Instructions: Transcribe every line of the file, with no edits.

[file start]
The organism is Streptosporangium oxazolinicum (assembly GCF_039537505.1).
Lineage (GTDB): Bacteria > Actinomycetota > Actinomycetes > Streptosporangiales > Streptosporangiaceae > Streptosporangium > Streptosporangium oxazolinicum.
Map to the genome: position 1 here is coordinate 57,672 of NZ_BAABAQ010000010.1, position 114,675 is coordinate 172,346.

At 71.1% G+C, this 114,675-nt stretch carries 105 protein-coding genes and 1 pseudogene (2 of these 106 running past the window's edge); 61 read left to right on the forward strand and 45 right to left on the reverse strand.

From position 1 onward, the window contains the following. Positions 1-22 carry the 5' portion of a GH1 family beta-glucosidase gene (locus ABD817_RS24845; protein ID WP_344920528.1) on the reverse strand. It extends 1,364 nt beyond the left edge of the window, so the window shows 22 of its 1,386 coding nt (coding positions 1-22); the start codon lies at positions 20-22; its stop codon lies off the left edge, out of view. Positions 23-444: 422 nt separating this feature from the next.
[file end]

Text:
The organism is Streptosporangium oxazolinicum (assembly GCF_039537505.1).
Lineage (GTDB): Bacteria > Actinomycetota > Actinomycetes > Streptosporangiales > Streptosporangiaceae > Streptosporangium > Streptosporangium oxazolinicum.
Map to the genome: position 1 here is coordinate 57,672 of NZ_BAABAQ010000010.1, position 114,675 is coordinate 172,346.

At 71.1% G+C, this 114,675-nt stretch carries 105 protein-coding genes and 1 pseudogene (2 of these 106 running past the window's edge); 61 read left to right on the forward strand and 45 right to left on the reverse strand.

From position 1 onward, the window contains the following. Positions 1-22 carry the 5' portion of a GH1 family beta-glucosidase gene (locus ABD817_RS24845; protein ID WP_344920528.1) on the reverse strand. It extends 1,364 nt beyond the left edge of the window, so the window shows 22 of its 1,386 coding nt (coding positions 1-22); the start codon lies at positions 20-22; its stop codon lies off the left edge, out of view. Positions 23-444: 422 nt separating this feature from the next.